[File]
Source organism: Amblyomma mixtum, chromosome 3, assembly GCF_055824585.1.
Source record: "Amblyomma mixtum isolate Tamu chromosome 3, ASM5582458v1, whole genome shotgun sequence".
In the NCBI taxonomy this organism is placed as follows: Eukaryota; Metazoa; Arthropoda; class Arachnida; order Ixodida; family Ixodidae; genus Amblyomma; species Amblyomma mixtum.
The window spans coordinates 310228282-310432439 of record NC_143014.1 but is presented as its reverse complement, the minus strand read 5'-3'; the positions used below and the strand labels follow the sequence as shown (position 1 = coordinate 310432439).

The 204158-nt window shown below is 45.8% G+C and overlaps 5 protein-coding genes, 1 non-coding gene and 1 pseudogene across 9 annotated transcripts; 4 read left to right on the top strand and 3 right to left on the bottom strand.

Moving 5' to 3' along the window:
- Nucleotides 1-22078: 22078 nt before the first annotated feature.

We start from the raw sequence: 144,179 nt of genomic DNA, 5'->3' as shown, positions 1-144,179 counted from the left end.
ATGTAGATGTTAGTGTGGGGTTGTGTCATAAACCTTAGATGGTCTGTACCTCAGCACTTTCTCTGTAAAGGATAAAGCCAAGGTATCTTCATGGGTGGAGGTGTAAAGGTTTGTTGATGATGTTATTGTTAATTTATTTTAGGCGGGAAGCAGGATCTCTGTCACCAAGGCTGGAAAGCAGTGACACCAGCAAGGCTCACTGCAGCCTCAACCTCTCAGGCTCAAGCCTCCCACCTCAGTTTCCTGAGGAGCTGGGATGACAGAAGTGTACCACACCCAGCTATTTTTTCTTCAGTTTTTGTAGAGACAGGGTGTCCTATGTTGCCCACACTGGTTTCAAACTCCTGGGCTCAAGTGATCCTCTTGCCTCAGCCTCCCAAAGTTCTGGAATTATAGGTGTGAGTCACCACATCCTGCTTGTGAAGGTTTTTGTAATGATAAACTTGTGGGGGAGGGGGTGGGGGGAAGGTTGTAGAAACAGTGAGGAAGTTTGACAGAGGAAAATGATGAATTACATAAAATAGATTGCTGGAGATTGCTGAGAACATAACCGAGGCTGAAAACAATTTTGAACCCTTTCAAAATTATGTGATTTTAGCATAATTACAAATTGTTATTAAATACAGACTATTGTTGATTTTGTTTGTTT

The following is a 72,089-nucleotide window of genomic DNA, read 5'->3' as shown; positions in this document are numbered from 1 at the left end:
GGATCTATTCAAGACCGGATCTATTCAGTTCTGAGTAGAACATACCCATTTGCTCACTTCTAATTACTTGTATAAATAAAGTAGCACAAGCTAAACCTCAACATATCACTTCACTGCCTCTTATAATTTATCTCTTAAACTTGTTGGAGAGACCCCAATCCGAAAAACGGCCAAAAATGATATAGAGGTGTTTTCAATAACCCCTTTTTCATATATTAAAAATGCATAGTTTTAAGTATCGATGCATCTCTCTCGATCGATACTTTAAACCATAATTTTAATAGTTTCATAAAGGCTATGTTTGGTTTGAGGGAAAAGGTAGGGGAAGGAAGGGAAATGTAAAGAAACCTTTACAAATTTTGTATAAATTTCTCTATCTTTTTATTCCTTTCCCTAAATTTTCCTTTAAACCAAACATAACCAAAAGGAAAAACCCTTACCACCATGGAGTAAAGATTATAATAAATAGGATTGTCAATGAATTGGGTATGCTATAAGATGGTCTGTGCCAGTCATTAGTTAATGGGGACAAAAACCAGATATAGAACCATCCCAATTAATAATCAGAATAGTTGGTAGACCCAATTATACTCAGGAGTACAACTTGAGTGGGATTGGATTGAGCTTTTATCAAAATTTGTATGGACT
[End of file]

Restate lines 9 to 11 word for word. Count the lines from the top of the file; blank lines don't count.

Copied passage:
ATGTAGATGTTAGTGTGGGGTTGTGTCATAAACCTTAGATGGTCTGTACCTCAGCACTTTCTCTGTAAAGGATAAAGCCAAGGTATCTTCATGGGTGGAGGTGTAAAGGTTTGTTGATGATGTTATTGTTAATTTATTTTAGGCGGGAAGCAGGATCTCTGTCACCAAGGCTGGAAAGCAGTGACACCAGCAAGGCTCACTGCAGCCTCAACCTCTCAGGCTCAAGCCTCCCACCTCAGTTTCCTGAGGAGCTGGGATGACAGAAGTGTACCACACCCAGCTATTTTTTCTTCAGTTTTTGTAGAGACAGGGTGTCCTATGTTGCCCACACTGGTTTCAAACTCCTGGGCTCAAGTGATCCTCTTGCCTCAGCCTCCCAAAGTTCTGGAATTATAGGTGTGAGTCACCACATCCTGCTTGTGAAGGTTTTTGTAATGATAAACTTGTGGGGGAGGGGGTGGGGGGAAGGTTGTAGAAACAGTGAGGAAGTTTGACAGAGGAAAATGATGAATTACATAAAATAGATTGCTGGAGATTGCTGAGAACATAACCGAGGCTGAAAACAATTTTGAACCCTTTCAAAATTATGTGATTTTAGCATAATTACAAATTGTTATTAAATACAGACTATTGTTGATTTTGTTTGTTT

The following is a 72,089-nucleotide window of genomic DNA, read 5'->3' as shown; positions in this document are numbered from 1 at the left end:
GGATCTATTCAAGACCGGATCTATTCAGTTCTGAGTAGAACATACCCATTTGCTCACTTCTAATTACTTGTATAAATAAAGTAGCACAAGCTAAACCTCAACATATCACTTCACTGCCTCTTATAATTTATCTCTTAAACTTGTTGGAGAGACCCCAATCCGAAAAACGGCCAAAAATGATATAGAGGTGTTTTCAATAACCCCTTTTTCATATATTAAAAATGCATAGTTTTAAGTATCGATGCATCTCTCTCGATCGATACTTTAAACCATAATTTTAATAGTTTCATAAAGGCTATGTTTGGTTTGAGGGAAAAGGTAGGGGAAGGAAGGGAAATGTAAAGAAACCTTTACAAATTTTGTATAAATTTCTCTATCTTTTTATTCCTTTCCCTAAATTTTCCTTTAAACCAAACATAACCAAAAGGAAAAACCCTTACCACCATGGAGTAAAGATTATAATAAATAGGATTGTCAATGAATTGGGTATGCTATAAGATGGTCTGTGCCAGTCATTAGTTAATGGGGACAAAAACCAGATATAGAACCATCCCAATTAATAATCAGAATAGTTGGTAGACCCAATTATACTCAGGAGTACAACTTGAGTGGGATTGGATTGAGCTTTTATCAAAATTTGTATGGACT